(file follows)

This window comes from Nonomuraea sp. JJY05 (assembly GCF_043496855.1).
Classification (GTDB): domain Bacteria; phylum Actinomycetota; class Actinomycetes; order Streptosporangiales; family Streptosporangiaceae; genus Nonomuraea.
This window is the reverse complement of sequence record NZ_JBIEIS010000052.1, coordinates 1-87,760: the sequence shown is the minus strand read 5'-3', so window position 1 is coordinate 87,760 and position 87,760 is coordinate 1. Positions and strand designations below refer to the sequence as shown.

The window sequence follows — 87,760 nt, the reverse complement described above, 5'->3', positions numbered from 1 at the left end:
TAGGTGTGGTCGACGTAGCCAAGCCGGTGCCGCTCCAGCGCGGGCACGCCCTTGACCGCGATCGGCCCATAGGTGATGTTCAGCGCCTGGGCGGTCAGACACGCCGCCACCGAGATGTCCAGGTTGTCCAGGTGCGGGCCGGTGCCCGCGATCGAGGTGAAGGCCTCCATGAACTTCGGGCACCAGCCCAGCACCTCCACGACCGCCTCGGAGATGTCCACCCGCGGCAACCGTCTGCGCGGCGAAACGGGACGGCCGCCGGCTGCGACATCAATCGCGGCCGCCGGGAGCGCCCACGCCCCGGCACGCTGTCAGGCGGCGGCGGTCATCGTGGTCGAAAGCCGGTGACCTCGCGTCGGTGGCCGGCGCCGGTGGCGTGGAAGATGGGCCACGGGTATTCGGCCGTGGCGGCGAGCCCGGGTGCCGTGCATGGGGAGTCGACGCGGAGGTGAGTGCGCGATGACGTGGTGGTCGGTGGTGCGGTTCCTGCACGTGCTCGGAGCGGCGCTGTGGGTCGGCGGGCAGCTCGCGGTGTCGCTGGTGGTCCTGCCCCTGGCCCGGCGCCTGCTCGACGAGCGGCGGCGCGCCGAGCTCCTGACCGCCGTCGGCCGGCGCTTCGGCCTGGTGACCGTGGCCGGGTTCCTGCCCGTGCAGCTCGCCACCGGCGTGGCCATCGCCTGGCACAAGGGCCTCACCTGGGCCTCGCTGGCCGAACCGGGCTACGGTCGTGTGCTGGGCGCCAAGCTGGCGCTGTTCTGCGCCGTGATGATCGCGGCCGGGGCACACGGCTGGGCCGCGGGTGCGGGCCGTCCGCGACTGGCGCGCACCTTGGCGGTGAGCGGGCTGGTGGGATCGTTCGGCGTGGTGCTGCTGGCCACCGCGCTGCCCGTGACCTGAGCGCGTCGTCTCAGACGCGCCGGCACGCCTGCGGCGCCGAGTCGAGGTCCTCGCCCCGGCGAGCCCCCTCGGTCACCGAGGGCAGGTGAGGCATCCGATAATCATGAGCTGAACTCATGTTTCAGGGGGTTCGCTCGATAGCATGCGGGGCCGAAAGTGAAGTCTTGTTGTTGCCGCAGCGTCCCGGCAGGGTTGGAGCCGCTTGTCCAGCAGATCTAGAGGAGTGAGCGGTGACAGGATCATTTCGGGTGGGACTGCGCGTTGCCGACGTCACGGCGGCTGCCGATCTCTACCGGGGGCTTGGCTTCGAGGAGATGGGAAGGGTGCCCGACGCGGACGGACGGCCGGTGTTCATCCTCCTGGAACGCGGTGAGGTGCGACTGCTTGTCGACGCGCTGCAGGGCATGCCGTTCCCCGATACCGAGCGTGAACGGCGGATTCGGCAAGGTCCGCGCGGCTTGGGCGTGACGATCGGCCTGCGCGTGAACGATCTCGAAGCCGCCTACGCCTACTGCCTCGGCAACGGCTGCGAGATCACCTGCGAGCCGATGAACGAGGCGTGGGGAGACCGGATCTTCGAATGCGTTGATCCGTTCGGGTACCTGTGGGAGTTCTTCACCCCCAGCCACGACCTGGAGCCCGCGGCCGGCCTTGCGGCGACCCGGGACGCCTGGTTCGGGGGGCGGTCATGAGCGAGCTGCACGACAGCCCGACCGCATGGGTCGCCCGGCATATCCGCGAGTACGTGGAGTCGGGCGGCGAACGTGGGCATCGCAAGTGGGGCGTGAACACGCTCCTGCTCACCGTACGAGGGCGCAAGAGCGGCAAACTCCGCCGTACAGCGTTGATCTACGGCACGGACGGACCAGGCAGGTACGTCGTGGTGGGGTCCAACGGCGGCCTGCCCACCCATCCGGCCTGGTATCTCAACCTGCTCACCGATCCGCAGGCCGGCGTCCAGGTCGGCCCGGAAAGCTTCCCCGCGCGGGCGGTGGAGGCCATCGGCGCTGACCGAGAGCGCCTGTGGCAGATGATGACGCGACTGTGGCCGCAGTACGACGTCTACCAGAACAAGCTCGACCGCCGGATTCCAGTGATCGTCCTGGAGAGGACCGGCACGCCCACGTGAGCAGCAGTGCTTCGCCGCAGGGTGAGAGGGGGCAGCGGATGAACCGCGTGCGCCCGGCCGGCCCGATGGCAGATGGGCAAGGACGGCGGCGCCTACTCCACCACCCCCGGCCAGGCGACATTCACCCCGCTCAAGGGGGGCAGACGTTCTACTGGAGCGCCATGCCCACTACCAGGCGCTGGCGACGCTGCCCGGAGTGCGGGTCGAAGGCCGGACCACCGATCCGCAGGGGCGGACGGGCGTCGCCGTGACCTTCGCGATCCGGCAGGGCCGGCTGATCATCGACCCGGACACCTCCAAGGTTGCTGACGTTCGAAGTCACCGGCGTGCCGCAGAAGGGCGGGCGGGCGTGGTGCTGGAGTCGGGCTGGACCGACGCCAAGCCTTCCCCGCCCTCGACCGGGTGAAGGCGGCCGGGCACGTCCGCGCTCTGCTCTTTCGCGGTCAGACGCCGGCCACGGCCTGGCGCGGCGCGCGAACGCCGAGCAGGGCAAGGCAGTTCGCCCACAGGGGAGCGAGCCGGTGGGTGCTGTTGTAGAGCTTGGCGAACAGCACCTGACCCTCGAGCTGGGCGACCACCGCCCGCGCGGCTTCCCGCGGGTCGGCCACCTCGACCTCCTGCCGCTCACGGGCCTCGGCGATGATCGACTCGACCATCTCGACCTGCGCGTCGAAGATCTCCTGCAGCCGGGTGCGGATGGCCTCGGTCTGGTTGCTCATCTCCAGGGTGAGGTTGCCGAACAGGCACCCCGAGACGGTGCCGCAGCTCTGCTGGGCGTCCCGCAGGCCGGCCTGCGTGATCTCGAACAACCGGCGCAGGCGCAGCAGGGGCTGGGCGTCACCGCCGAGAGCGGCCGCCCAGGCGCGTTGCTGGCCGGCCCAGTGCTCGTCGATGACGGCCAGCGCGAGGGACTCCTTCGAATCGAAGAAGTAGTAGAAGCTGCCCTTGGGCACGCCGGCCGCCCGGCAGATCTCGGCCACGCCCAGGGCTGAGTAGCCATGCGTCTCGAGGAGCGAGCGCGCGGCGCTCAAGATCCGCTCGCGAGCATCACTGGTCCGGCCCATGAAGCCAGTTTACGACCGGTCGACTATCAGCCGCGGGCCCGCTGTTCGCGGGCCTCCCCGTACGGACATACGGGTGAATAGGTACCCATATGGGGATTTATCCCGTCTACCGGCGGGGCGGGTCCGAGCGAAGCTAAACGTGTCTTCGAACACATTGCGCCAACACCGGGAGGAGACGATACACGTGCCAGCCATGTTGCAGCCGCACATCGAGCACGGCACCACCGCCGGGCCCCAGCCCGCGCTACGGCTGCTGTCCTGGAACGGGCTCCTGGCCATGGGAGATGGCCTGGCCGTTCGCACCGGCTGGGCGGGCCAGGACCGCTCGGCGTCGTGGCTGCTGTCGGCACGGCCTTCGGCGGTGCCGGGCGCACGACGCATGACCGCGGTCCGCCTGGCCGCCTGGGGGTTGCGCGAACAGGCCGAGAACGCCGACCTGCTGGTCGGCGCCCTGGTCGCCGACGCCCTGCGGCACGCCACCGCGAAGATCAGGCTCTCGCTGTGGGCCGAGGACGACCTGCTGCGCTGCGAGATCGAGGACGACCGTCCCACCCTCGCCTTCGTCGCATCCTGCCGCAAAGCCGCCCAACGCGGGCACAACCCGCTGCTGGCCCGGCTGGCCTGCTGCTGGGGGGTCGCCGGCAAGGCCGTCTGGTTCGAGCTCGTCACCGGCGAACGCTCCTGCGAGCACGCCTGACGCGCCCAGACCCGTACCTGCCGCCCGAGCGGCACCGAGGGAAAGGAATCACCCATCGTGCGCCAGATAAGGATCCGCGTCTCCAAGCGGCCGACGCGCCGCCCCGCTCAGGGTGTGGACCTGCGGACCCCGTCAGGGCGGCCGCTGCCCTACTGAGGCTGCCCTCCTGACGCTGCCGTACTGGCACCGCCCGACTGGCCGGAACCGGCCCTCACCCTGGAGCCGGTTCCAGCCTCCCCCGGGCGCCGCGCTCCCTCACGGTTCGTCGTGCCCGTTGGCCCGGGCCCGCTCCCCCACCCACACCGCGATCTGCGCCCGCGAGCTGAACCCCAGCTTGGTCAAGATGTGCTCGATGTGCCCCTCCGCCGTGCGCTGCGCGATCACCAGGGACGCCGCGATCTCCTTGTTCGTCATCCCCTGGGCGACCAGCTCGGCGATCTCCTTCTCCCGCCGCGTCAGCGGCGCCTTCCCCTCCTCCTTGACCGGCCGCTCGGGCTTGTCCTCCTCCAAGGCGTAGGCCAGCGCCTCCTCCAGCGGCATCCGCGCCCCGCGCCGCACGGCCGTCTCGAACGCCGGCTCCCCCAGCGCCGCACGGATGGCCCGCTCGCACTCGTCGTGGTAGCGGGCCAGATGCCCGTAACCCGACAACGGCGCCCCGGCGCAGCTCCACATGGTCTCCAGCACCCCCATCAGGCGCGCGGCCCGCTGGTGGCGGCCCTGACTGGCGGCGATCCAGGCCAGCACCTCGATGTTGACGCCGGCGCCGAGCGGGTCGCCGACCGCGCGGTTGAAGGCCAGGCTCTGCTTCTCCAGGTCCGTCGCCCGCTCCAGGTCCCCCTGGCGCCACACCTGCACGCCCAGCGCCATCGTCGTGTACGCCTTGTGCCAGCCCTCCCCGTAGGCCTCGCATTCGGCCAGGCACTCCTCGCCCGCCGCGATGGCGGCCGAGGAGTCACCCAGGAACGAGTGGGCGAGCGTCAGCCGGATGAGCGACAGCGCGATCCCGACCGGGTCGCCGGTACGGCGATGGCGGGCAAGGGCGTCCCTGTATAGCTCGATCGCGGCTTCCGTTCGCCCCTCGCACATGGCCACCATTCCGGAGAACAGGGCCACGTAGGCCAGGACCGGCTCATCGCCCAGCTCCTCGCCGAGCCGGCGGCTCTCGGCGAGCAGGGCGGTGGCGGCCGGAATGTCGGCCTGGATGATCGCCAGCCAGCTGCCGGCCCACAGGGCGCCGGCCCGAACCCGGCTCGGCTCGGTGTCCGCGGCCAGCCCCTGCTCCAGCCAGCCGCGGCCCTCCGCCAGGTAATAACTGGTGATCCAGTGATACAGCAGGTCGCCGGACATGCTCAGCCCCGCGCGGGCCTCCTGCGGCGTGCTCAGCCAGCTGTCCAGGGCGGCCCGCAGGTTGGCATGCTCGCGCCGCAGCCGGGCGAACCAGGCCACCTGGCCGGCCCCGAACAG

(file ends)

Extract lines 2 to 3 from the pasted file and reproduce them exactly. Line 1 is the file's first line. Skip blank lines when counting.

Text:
Classification (GTDB): domain Bacteria; phylum Actinomycetota; class Actinomycetes; order Streptosporangiales; family Streptosporangiaceae; genus Nonomuraea.
This window is the reverse complement of sequence record NZ_JBIEIS010000052.1, coordinates 1-87,760: the sequence shown is the minus strand read 5'-3', so window position 1 is coordinate 87,760 and position 87,760 is coordinate 1. Positions and strand designations below refer to the sequence as shown.